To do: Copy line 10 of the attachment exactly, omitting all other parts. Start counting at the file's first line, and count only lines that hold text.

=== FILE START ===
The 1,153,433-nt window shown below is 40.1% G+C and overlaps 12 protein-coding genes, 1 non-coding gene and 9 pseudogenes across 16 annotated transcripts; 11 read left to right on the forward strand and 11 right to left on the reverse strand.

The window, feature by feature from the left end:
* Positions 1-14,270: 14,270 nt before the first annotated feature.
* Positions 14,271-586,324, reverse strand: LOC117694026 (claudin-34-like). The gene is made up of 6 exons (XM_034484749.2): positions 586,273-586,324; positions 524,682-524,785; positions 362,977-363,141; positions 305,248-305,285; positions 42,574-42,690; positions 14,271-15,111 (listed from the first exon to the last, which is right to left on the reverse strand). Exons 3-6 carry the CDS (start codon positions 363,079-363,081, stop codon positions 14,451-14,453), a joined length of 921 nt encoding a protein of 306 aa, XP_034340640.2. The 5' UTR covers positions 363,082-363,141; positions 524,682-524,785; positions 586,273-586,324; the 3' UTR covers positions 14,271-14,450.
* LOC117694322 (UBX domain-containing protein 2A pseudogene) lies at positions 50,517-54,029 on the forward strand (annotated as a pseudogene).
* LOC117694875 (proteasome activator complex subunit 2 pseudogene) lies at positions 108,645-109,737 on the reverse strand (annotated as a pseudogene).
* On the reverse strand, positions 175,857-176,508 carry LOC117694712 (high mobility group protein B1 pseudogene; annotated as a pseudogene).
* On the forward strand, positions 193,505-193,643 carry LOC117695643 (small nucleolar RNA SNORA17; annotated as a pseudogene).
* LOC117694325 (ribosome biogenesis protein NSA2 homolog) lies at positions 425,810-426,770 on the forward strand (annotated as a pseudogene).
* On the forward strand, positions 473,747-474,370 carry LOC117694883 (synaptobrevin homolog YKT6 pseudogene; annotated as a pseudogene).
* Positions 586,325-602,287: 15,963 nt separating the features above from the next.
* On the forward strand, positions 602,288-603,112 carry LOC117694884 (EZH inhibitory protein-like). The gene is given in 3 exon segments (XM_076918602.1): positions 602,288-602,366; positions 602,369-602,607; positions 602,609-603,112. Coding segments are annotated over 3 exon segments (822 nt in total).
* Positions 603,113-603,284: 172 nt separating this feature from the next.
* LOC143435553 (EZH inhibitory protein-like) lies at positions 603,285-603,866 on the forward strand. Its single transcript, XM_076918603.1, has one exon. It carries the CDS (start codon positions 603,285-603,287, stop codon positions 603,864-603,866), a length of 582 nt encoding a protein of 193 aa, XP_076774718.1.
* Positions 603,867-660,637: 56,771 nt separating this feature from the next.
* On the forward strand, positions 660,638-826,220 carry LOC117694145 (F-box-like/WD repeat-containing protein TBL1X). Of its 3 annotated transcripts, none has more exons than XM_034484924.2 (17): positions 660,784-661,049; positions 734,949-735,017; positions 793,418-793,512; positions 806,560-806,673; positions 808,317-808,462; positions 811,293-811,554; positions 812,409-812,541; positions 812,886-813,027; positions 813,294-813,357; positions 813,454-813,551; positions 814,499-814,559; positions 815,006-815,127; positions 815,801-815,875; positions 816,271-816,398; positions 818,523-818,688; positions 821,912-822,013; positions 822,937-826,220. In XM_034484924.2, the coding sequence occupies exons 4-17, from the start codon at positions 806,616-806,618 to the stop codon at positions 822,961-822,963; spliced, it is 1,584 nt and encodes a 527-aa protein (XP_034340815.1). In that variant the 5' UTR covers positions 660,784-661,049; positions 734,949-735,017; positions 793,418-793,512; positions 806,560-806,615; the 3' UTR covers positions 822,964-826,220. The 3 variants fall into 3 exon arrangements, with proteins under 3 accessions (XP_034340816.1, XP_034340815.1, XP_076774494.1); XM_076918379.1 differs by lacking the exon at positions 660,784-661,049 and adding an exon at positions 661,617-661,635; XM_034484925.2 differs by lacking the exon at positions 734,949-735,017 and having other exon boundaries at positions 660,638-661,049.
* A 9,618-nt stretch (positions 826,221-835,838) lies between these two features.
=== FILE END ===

* On the forward strand, positions 473,747-474,370 carry LOC117694883 (synaptobrevin homolog YKT6 pseudogene; annotated as a pseudogene).